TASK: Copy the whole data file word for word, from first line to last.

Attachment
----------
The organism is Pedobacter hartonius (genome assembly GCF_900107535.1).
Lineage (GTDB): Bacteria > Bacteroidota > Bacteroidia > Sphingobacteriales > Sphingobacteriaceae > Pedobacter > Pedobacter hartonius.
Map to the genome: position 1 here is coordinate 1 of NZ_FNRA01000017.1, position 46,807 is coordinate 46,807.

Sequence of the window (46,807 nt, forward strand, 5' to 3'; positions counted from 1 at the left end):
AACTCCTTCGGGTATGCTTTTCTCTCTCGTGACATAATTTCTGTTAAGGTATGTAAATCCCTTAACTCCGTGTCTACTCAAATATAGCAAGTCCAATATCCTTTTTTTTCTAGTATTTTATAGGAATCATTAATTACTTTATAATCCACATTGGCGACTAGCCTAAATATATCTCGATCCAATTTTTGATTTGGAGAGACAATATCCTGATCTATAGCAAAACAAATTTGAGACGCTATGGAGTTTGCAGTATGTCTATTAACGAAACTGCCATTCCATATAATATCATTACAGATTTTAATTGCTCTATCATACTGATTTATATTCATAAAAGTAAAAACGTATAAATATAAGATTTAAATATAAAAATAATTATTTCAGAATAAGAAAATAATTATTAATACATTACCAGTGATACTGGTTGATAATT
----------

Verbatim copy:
The organism is Pedobacter hartonius (genome assembly GCF_900107535.1).
Lineage (GTDB): Bacteria > Bacteroidota > Bacteroidia > Sphingobacteriales > Sphingobacteriaceae > Pedobacter > Pedobacter hartonius.
Map to the genome: position 1 here is coordinate 1 of NZ_FNRA01000017.1, position 46,807 is coordinate 46,807.

Sequence of the window (46,807 nt, forward strand, 5' to 3'; positions counted from 1 at the left end):
AACTCCTTCGGGTATGCTTTTCTCTCTCGTGACATAATTTCTGTTAAGGTATGTAAATCCCTTAACTCCGTGTCTACTCAAATATAGCAAGTCCAATATCCTTTTTTTTCTAGTATTTTATAGGAATCATTAATTACTTTATAATCCACATTGGCGACTAGCCTAAATATATCTCGATCCAATTTTTGATTTGGAGAGACAATATCCTGATCTATAGCAAAACAAATTTGAGACGCTATGGAGTTTGCAGTATGTCTATTAACGAAACTGCCATTCCATATAATATCATTACAGATTTTAATTGCTCTATCATACTGATTTATATTCATAAAAGTAAAAACGTATAAATATAAGATTTAAATATAAAAATAATTATTTCAGAATAAGAAAATAATTATTAATACATTACCAGTGATACTGGTTGATAATT